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Burt's Bees Founder's Famous Story Center of New Film

The story of how Burt Shavitz lost his own company is well known, but the man himself is an enigma. A new film tries to shed light on the entrepreneur.
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It's one of the most dramatic founder break-up stories out there: that of Burt's Bees co-founders Burt Shavitz and now ex-wife Roxanne Quimby.

And now there's new documentary that aims to shed a little more light on the story.

"Burt's Buzz," directed by Jody Shapiro, debuted at the Toronto Film Festival this week. The film includes interviews with the bearded Shavitz himself along with his brother and stepson.

While most know the story of Shavitz's falling out with the company (and his wife), according to a Hollywood Reporter review, the film gives viewers a little glimpse into Shavitz's famously eccentric personality. 

The review states: 

"The film offers some diverting background on the man, who turns out to have been a talented photographer in his youth. Street photography in New York City was going well when he up and left, living "like a high class hobo" upstate until he decided to use the beekeeping gear someone had given him. He eked by selling honey, kept the wax not knowing what he'd do with it, and only started making other products when Roxanne came on the scene. The rest is history...Shavitz's brother and Quimby's son are the most revealing interviewees here... but only inasmuch as they can share what it's like to spend time with the man. As for what makes him tick, they haven't got a clue."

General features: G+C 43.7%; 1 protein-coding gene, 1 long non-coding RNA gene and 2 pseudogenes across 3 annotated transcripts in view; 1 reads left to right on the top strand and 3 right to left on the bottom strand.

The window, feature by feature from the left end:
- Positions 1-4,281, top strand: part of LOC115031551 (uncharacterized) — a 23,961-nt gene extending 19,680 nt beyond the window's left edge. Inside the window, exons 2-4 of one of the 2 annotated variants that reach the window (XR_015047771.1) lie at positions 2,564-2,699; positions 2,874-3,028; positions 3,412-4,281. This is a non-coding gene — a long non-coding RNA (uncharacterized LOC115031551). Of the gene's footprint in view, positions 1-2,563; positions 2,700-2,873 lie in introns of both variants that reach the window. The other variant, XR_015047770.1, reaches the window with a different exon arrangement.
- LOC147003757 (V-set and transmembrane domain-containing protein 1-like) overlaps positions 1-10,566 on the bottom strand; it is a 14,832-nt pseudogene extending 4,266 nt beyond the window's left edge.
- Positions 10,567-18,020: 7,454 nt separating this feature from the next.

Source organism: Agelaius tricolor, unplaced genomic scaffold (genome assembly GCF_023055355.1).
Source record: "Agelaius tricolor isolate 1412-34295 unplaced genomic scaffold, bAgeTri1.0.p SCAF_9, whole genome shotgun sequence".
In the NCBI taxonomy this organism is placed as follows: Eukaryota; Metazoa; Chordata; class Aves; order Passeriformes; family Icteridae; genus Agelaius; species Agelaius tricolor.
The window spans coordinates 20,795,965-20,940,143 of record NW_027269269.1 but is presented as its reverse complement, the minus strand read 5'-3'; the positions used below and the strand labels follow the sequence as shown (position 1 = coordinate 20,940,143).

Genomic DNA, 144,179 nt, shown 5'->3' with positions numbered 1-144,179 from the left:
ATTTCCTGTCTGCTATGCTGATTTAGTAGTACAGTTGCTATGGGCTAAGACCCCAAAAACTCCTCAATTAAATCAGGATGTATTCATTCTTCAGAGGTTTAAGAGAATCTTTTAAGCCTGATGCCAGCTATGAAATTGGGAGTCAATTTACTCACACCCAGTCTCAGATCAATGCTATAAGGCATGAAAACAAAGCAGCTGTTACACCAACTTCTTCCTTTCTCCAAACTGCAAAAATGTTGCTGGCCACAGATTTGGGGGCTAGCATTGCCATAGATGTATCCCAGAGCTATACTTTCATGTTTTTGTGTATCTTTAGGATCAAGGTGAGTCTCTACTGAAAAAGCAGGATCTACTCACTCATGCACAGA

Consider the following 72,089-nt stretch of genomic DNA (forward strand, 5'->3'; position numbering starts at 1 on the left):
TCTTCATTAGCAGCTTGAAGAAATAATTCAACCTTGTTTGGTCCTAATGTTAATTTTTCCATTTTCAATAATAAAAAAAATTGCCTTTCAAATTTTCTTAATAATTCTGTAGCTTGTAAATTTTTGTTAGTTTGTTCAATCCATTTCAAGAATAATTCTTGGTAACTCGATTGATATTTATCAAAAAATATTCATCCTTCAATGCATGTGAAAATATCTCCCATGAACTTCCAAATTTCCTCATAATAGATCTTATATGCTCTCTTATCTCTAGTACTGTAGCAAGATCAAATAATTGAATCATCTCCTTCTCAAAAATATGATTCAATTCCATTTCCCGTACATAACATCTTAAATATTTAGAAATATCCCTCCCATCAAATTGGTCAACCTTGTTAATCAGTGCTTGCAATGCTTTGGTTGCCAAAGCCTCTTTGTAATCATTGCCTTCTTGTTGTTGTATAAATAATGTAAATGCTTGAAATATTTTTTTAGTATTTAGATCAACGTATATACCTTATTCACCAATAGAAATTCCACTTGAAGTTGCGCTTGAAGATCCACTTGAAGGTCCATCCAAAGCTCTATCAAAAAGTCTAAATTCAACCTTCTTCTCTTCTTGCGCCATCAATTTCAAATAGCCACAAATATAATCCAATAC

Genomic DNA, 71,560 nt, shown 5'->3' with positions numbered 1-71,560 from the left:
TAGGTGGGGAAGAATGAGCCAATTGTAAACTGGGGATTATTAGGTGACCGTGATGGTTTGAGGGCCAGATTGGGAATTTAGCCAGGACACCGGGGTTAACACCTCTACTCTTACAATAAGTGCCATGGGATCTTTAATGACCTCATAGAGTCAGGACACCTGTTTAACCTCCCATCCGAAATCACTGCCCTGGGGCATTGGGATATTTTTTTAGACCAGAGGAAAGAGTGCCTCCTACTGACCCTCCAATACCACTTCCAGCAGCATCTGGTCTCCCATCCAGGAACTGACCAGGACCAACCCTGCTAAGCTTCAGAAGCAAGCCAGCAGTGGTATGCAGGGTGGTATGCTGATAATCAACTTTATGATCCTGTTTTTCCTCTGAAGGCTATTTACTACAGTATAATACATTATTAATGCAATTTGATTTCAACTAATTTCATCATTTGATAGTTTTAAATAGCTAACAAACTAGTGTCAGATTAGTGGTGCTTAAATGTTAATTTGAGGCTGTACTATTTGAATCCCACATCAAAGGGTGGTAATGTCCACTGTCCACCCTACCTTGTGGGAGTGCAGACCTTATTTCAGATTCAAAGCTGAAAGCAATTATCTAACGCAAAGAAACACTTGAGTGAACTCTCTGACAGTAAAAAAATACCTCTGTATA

Though Quimby doesn't appear in the film, Inc. interviewed her in 2004. She's widely known as being tough--the head-strong force behind the Burt's Bees brand. 

In her own words, she said: 

"I tend to be very uncompromising. My dad was a despot, and I got that from him. Though I used to see it as an attribute, I'm trying to modify this "my way or the highway" attitude. For instance, we put our product in cases of six, and Target wanted them in two. We'd be using three cardboard boxes instead of one, which I opposed. I kind of said, "Screw you, I'm not using three boxes." I felt I was right because we were drowning in waste on this planet. Now I think there was probably a way to have worked through that. Many times there's a solution buried in there if you just take away the layers and keep after it."

If you need a little history lesson, the story went like this: In the early 80s, hippie bee-keeper Shavitz met Quimby, a single mother at the time, and the two got married and slowly expanded the product line beyond honey. The first big hit was beeswax lip balm.

By the 90s, the company was raking in millions in revenue. But Quimby found out that Shavitz was having an affair with a college-aged girl (he admits this himself in the new film). According to reports, along with a divorce, Quimby bought Shavitz out of his one-third stake in the company by buying him a $130,000 house in Maine. By 2000, Burt's Bees was making a reported $23 million in revenue and in 2007, Clorox bought the company for a reported $925 million--leaving Shavitz out of a huge payday.

Today, according to the Daily Beast, Shavitz is a brand ambassador for the company, but lives in the backwoods of Maine with no television or hot water. 

IMAGE: Getty Images
Last updated: Sep 13, 2013

NICOLE CARTER | Staff Writer | San Francisco Bureau Chief

Nicole Carter is Inc.'s San Francisco bureau chief. She was previously an editor at New York Daily News, and her work has also appeared in Consumer Reports magazine.




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